In Washington state as well as across the nation, the Bill & Melinda Gates Foundation is an influential, controversial and sometimes unnamed player in education policy debates.
Three of Washington’s most prominent education advocacy groups share more than a desire to change the state’s public-school landscape.
All three — the League of Education Voters, the Partnership for Learning, and Stand for Children — also receive significant financial support from the Bill & Melinda Gates Foundation.
Here at home, as well as nationally, the Seattle-based foundation is a powerful player in public education. It underwrites groups pushing for change, bankrolls projects and helps out-of-state organizations establish themselves here.
- Job cuts planned as Boeing hunkers down to compete with Airbus, consider new plane
- Police: Ohio newborn appears to have died from dog bite
- With Marshawn Lynch retired, what will Seahawks do with money they save?
- Female tiger killed by mating partner at Sacramento Zoo
- Sale of Weyerhaeuser’s Federal Way campus means more intensive development
Most Read Stories
With that backing, Washington state now has a broader, stronger group of voices clamoring to bring much of the national education reform agenda here.
Some consider that progress, saying the foundation is helping bring Washington out of the backwater when it comes to education policy.
But others disagree, saying the foundation’s deep pockets buy more influence than it deserves.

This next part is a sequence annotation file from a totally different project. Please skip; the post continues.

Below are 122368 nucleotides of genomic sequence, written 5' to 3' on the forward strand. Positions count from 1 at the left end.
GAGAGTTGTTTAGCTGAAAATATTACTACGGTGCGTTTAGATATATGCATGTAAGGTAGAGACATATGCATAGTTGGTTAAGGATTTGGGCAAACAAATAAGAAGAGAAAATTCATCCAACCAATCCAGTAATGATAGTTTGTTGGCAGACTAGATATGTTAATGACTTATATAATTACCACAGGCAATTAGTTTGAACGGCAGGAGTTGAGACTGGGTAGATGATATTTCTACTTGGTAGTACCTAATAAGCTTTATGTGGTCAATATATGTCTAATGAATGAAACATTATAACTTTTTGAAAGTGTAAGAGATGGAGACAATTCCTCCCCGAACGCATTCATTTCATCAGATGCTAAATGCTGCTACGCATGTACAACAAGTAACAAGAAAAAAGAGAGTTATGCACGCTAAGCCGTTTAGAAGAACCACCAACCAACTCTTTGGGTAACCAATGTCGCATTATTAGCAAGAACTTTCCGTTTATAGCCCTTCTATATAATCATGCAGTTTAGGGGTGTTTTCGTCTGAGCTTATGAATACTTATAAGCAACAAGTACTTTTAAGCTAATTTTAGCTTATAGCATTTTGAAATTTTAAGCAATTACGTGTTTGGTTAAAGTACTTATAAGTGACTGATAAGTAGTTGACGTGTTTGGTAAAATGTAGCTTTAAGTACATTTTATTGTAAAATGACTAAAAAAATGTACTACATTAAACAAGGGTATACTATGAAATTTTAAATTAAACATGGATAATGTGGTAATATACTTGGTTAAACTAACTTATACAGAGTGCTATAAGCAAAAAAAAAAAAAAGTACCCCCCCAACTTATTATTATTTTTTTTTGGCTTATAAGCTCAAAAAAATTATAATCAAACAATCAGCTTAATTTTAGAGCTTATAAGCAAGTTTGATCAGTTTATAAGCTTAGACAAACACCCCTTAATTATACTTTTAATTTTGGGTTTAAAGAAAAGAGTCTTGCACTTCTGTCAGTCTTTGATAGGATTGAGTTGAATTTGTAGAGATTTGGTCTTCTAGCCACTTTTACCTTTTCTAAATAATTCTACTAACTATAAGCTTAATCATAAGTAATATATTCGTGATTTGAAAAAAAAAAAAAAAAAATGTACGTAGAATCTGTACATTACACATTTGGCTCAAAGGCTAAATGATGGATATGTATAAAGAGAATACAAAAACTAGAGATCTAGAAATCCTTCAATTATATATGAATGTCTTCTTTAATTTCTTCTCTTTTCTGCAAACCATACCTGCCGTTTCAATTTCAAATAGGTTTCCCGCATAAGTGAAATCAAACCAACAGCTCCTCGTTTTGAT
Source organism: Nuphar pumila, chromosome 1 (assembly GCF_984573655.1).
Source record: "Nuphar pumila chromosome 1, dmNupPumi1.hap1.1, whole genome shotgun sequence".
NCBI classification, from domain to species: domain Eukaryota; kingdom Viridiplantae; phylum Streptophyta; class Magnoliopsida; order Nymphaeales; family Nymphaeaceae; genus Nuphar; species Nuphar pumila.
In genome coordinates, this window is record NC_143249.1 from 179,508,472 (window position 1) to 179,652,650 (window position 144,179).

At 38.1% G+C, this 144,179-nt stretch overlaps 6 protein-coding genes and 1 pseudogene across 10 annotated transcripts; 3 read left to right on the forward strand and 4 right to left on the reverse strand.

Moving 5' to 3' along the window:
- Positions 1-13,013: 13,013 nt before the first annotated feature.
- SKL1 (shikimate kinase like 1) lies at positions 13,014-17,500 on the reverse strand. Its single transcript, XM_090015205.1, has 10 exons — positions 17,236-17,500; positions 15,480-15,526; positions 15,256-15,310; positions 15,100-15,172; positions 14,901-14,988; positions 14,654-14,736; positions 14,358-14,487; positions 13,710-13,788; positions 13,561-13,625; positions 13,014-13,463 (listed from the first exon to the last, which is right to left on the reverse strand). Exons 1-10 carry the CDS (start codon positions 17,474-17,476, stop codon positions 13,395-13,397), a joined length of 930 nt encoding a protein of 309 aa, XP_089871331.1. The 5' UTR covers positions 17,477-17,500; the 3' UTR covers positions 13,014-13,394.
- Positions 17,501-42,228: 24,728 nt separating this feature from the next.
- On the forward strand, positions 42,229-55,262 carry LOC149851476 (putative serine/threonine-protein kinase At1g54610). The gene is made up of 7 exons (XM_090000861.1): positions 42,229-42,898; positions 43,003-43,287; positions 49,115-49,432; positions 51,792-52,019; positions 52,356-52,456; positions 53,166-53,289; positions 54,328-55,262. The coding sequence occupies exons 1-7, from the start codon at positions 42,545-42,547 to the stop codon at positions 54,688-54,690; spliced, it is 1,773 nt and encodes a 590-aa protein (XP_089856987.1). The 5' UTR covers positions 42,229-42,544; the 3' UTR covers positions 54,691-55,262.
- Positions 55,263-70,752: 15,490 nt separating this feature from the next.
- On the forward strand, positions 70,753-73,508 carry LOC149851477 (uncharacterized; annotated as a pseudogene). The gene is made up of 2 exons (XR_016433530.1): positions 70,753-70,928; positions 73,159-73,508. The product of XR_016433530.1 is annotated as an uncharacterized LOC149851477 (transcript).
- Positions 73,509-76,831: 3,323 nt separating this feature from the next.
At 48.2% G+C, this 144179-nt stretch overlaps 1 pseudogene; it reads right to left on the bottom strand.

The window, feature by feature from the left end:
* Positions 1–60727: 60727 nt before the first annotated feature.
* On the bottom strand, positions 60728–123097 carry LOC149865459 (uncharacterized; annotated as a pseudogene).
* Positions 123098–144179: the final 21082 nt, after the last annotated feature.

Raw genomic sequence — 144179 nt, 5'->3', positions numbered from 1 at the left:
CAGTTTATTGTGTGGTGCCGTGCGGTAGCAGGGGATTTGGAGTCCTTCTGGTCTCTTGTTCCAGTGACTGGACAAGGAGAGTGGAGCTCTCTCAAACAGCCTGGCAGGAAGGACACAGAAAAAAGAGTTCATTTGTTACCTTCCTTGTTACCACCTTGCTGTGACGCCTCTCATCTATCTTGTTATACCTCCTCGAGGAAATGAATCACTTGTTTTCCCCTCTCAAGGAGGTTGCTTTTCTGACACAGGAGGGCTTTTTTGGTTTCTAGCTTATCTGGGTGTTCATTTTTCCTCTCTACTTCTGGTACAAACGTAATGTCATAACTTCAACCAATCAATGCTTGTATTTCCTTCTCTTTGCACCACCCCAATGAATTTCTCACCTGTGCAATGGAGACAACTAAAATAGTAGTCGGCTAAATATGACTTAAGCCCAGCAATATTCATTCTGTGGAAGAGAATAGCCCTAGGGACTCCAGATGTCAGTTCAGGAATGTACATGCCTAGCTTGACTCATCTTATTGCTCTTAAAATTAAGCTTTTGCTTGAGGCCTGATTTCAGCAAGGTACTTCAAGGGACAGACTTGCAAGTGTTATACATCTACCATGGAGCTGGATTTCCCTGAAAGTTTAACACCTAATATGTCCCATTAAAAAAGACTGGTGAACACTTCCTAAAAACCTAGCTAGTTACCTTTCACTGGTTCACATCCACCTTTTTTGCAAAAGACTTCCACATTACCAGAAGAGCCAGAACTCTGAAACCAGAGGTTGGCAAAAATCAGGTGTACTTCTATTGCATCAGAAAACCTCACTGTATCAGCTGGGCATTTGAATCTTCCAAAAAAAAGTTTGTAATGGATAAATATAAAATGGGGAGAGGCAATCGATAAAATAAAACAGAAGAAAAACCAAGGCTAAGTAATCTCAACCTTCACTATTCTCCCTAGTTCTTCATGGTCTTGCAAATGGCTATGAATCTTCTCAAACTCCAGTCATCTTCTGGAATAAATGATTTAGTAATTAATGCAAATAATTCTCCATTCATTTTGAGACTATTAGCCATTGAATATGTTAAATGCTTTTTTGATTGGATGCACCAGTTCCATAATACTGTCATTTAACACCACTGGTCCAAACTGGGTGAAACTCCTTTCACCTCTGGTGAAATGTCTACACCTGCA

“Nobody elected Bill Gates to run our schools, and yet his money is driving so many policies and so many of these reforms,” said Sue Peters, a parent and co-founder of the local chapter of Parents Across America, which has about 50 members and tracks the foundation’s connections in this state.
Parents, she said, “are drowned out because we don’t have the dollars behind us.”
She and other critics also suspect the foundation is involved in more than meets the eye.
“It’s starting to look a lot like they’re controlling, like they’re a puppet master,” said Melissa Westbrook, an activist who writes for Save Seattle Schools blog. “It makes a lot of us very uneasy because we think there has to be more voices at the table.”
Others, however, say it’s misleading to characterize the foundation as the most powerful voice in education. As big as it is, they say, the combined force of the teachers unions, schools boards and administrators is even bigger.
Those groups have a tremendous advocacy apparatus, too, said Paul Hill, director of the Center on Reinventing Public Education at the University of Washington, which receives some Gates grants.
“I see the efforts on the part of foundations, not just by Gates, to build countervailing organizations as a good thing,” Hill said.
The foundation says that while it’s not shy about sharing what it thinks needs to be done, it doesn’t claim to have all the answers.